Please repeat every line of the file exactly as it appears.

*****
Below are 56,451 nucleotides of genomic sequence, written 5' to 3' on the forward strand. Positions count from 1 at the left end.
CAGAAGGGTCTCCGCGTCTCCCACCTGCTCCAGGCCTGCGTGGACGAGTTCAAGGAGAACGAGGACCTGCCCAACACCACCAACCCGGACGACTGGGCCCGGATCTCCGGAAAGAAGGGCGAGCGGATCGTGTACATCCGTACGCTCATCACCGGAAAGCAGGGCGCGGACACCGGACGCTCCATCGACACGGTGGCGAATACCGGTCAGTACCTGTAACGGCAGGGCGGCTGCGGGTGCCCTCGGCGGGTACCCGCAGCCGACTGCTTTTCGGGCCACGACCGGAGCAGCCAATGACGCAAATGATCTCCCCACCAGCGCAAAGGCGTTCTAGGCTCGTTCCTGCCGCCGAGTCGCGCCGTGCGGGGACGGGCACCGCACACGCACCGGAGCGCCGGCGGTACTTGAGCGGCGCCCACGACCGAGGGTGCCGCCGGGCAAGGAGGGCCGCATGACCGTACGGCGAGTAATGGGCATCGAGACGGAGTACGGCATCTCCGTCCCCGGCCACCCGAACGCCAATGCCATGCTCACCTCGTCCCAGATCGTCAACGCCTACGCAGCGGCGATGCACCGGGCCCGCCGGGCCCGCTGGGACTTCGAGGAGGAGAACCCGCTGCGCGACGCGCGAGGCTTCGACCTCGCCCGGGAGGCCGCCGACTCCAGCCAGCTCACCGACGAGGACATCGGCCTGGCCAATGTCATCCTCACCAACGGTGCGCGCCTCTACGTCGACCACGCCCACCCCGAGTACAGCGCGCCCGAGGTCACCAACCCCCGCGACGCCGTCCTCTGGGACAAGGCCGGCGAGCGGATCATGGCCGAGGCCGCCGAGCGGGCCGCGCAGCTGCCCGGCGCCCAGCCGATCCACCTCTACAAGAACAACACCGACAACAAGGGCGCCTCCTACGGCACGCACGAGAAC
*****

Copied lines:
Below are 56,451 nucleotides of genomic sequence, written 5' to 3' on the forward strand. Positions count from 1 at the left end.
CAGAAGGGTCTCCGCGTCTCCCACCTGCTCCAGGCCTGCGTGGACGAGTTCAAGGAGAACGAGGACCTGCCCAACACCACCAACCCGGACGACTGGGCCCGGATCTCCGGAAAGAAGGGCGAGCGGATCGTGTACATCCGTACGCTCATCACCGGAAAGCAGGGCGCGGACACCGGACGCTCCATCGACACGGTGGCGAATACCGGTCAGTACCTGTAACGGCAGGGCGGCTGCGGGTGCCCTCGGCGGGTACCCGCAGCCGACTGCTTTTCGGGCCACGACCGGAGCAGCCAATGACGCAAATGATCTCCCCACCAGCGCAAAGGCGTTCTAGGCTCGTTCCTGCCGCCGAGTCGCGCCGTGCGGGGACGGGCACCGCACACGCACCGGAGCGCCGGCGGTACTTGAGCGGCGCCCACGACCGAGGGTGCCGCCGGGCAAGGAGGGCCGCATGACCGTACGGCGAGTAATGGGCATCGAGACGGAGTACGGCATCTCCGTCCCCGGCCACCCGAACGCCAATGCCATGCTCACCTCGTCCCAGATCGTCAACGCCTACGCAGCGGCGATGCACCGGGCCCGCCGGGCCCGCTGGGACTTCGAGGAGGAGAACCCGCTGCGCGACGCGCGAGGCTTCGACCTCGCCCGGGAGGCCGCCGACTCCAGCCAGCTCACCGACGAGGACATCGGCCTGGCCAATGTCATCCTCACCAACGGTGCGCGCCTCTACGTCGACCACGCCCACCCCGAGTACAGCGCGCCCGAGGTCACCAACCCCCGCGACGCCGTCCTCTGGGACAAGGCCGGCGAGCGGATCATGGCCGAGGCCGCCGAGCGGGCCGCGCAGCTGCCCGGCGCCCAGCCGATCCACCTCTACAAGAACAACACCGACAACAAGGGCGCCTCCTACGGCACGCACGAGAAC